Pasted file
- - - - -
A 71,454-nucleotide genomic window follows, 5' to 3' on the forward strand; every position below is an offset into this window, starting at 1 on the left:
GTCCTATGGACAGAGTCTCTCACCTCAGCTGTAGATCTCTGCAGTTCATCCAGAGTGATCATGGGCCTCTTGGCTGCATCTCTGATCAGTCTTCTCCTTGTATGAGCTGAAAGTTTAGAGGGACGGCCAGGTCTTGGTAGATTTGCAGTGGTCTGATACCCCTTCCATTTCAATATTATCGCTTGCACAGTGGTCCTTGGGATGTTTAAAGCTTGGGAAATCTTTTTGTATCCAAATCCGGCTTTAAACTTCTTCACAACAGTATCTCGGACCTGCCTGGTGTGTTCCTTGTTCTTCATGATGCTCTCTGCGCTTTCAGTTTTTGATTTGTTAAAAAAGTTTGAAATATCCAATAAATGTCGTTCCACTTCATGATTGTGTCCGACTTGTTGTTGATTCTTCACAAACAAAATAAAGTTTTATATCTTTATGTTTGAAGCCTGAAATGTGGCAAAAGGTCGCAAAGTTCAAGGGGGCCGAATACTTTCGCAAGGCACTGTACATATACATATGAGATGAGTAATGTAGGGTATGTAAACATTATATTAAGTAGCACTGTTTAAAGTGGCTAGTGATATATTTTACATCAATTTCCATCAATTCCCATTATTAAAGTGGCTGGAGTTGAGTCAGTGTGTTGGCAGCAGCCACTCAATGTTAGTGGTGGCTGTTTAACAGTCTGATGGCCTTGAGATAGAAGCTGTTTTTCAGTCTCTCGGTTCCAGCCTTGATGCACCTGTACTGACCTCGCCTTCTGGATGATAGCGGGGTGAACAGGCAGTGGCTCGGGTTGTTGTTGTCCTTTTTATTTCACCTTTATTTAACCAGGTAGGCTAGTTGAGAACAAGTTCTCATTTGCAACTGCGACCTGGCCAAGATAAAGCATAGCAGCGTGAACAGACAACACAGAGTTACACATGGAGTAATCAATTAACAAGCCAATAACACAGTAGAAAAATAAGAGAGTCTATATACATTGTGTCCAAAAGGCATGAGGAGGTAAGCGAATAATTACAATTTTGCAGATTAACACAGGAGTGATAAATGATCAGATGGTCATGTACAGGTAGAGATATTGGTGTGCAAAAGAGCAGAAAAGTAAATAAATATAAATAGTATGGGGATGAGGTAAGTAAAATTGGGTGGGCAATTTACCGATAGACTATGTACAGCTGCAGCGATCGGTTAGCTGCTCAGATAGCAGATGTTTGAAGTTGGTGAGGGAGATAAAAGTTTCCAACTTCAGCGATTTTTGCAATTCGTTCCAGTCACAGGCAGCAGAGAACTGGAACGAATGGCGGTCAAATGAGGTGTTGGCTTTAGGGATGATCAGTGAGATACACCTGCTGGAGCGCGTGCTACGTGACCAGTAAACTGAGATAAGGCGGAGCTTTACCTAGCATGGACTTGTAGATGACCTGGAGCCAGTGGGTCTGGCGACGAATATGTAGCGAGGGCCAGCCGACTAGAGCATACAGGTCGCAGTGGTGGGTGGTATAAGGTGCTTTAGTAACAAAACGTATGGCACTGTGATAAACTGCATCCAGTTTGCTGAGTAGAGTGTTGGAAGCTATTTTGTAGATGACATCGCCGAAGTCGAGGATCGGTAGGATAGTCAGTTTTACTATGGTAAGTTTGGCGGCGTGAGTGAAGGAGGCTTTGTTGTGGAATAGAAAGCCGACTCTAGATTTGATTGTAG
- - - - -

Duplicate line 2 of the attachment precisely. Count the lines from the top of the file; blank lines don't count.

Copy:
GTCCTATGGACAGAGTCTCTCACCTCAGCTGTAGATCTCTGCAGTTCATCCAGAGTGATCATGGGCCTCTTGGCTGCATCTCTGATCAGTCTTCTCCTTGTATGAGCTGAAAGTTTAGAGGGACGGCCAGGTCTTGGTAGATTTGCAGTGGTCTGATACCCCTTCCATTTCAATATTATCGCTTGCACAGTGGTCCTTGGGATGTTTAAAGCTTGGGAAATCTTTTTGTATCCAAATCCGGCTTTAAACTTCTTCACAACAGTATCTCGGACCTGCCTGGTGTGTTCCTTGTTCTTCATGATGCTCTCTGCGCTTTCAGTTTTTGATTTGTTAAAAAAGTTTGAAATATCCAATAAATGTCGTTCCACTTCATGATTGTGTCCGACTTGTTGTTGATTCTTCACAAACAAAATAAAGTTTTATATCTTTATGTTTGAAGCCTGAAATGTGGCAAAAGGTCGCAAAGTTCAAGGGGGCCGAATACTTTCGCAAGGCACTGTACATATACATATGAGATGAGTAATGTAGGGTATGTAAACATTATATTAAGTAGCACTGTTTAAAGTGGCTAGTGATATATTTTACATCAATTTCCATCAATTCCCATTATTAAAGTGGCTGGAGTTGAGTCAGTGTGTTGGCAGCAGCCACTCAATGTTAGTGGTGGCTGTTTAACAGTCTGATGGCCTTGAGATAGAAGCTGTTTTTCAGTCTCTCGGTTCCAGCCTTGATGCACCTGTACTGACCTCGCCTTCTGGATGATAGCGGGGTGAACAGGCAGTGGCTCGGGTTGTTGTTGTCCTTTTTATTTCACCTTTATTTAACCAGGTAGGCTAGTTGAGAACAAGTTCTCATTTGCAACTGCGACCTGGCCAAGATAAAGCATAGCAGCGTGAACAGACAACACAGAGTTACACATGGAGTAATCAATTAACAAGCCAATAACACAGTAGAAAAATAAGAGAGTCTATATACATTGTGTCCAAAAGGCATGAGGAGGTAAGCGAATAATTACAATTTTGCAGATTAACACAGGAGTGATAAATGATCAGATGGTCATGTACAGGTAGAGATATTGGTGTGCAAAAGAGCAGAAAAGTAAATAAATATAAATAGTATGGGGATGAGGTAAGTAAAATTGGGTGGGCAATTTACCGATAGACTATGTACAGCTGCAGCGATCGGTTAGCTGCTCAGATAGCAGATGTTTGAAGTTGGTGAGGGAGATAAAAGTTTCCAACTTCAGCGATTTTTGCAATTCGTTCCAGTCACAGGCAGCAGAGAACTGGAACGAATGGCGGTCAAATGAGGTGTTGGCTTTAGGGATGATCAGTGAGATACACCTGCTGGAGCGCGTGCTACGTGACCAGTAAACTGAGATAAGGCGGAGCTTTACCTAGCATGGACTTGTAGATGACCTGGAGCCAGTGGGTCTGGCGACGAATATGTAGCGAGGGCCAGCCGACTAGAGCATACAGGTCGCAGTGGTGGGTGGTATAAGGTGCTTTAGTAACAAAACGTATGGCACTGTGATAAACTGCATCCAGTTTGCTGAGTAGAGTGTTGGAAGCTATTTTGTAGATGACATCGCCGAAGTCGAGGATCGGTAGGATAGTCAGTTTTACTATGGTAAGTTTGGCGGCGTGAGTGAAGGAGGCTTTGTTGTGGAATAGAAAGCCGACTCTAGATTTGATTGTAG